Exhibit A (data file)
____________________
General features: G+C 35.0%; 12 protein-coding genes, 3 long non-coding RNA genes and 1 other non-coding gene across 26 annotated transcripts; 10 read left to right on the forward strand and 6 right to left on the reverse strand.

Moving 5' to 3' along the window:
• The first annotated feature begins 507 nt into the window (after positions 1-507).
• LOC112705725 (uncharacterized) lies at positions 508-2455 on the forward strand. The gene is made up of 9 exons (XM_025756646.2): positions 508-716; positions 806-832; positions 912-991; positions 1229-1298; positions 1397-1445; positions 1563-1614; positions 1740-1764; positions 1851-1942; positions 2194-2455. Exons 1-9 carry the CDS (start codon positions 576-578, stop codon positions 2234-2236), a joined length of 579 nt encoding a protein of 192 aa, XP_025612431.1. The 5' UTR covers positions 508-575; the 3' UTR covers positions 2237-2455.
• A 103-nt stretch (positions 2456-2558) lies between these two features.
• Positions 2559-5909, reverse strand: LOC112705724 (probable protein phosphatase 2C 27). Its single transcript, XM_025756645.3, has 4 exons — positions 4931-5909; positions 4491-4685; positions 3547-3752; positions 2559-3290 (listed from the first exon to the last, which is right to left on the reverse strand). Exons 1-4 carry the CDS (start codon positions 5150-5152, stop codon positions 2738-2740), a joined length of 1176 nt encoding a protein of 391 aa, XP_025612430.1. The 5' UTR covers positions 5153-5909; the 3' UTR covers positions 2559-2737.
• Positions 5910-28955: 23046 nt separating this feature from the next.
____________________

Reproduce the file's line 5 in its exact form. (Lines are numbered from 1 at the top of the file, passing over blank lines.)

• A 103-nt stretch (positions 2456-2558) lies between these two features.